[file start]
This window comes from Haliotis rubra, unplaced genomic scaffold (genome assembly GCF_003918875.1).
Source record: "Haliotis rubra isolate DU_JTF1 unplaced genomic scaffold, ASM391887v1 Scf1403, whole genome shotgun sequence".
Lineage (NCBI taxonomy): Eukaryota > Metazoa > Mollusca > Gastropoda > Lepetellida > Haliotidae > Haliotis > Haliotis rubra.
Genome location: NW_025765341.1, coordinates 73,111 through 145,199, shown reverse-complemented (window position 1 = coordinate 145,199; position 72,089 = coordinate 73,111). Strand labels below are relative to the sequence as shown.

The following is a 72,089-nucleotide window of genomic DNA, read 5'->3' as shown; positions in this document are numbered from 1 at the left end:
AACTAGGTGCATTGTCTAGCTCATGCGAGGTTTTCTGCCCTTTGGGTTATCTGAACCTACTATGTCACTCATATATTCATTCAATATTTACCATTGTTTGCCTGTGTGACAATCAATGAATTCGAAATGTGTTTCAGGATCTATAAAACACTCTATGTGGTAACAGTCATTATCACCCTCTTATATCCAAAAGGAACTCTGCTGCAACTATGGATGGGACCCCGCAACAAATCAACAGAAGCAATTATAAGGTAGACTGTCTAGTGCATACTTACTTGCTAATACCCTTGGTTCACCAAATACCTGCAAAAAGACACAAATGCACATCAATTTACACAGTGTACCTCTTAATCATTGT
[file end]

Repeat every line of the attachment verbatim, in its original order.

This window comes from Haliotis rubra, unplaced genomic scaffold (genome assembly GCF_003918875.1).
Source record: "Haliotis rubra isolate DU_JTF1 unplaced genomic scaffold, ASM391887v1 Scf1403, whole genome shotgun sequence".
Lineage (NCBI taxonomy): Eukaryota > Metazoa > Mollusca > Gastropoda > Lepetellida > Haliotidae > Haliotis > Haliotis rubra.
Genome location: NW_025765341.1, coordinates 73,111 through 145,199, shown reverse-complemented (window position 1 = coordinate 145,199; position 72,089 = coordinate 73,111). Strand labels below are relative to the sequence as shown.

The following is a 72,089-nucleotide window of genomic DNA, read 5'->3' as shown; positions in this document are numbered from 1 at the left end:
AACTAGGTGCATTGTCTAGCTCATGCGAGGTTTTCTGCCCTTTGGGTTATCTGAACCTACTATGTCACTCATATATTCATTCAATATTTACCATTGTTTGCCTGTGTGACAATCAATGAATTCGAAATGTGTTTCAGGATCTATAAAACACTCTATGTGGTAACAGTCATTATCACCCTCTTATATCCAAAAGGAACTCTGCTGCAACTATGGATGGGACCCCGCAACAAATCAACAGAAGCAATTATAAGGTAGACTGTCTAGTGCATACTTACTTGCTAATACCCTTGGTTCACCAAATACCTGCAAAAAGACACAAATGCACATCAATTTACACAGTGTACCTCTTAATCATTGT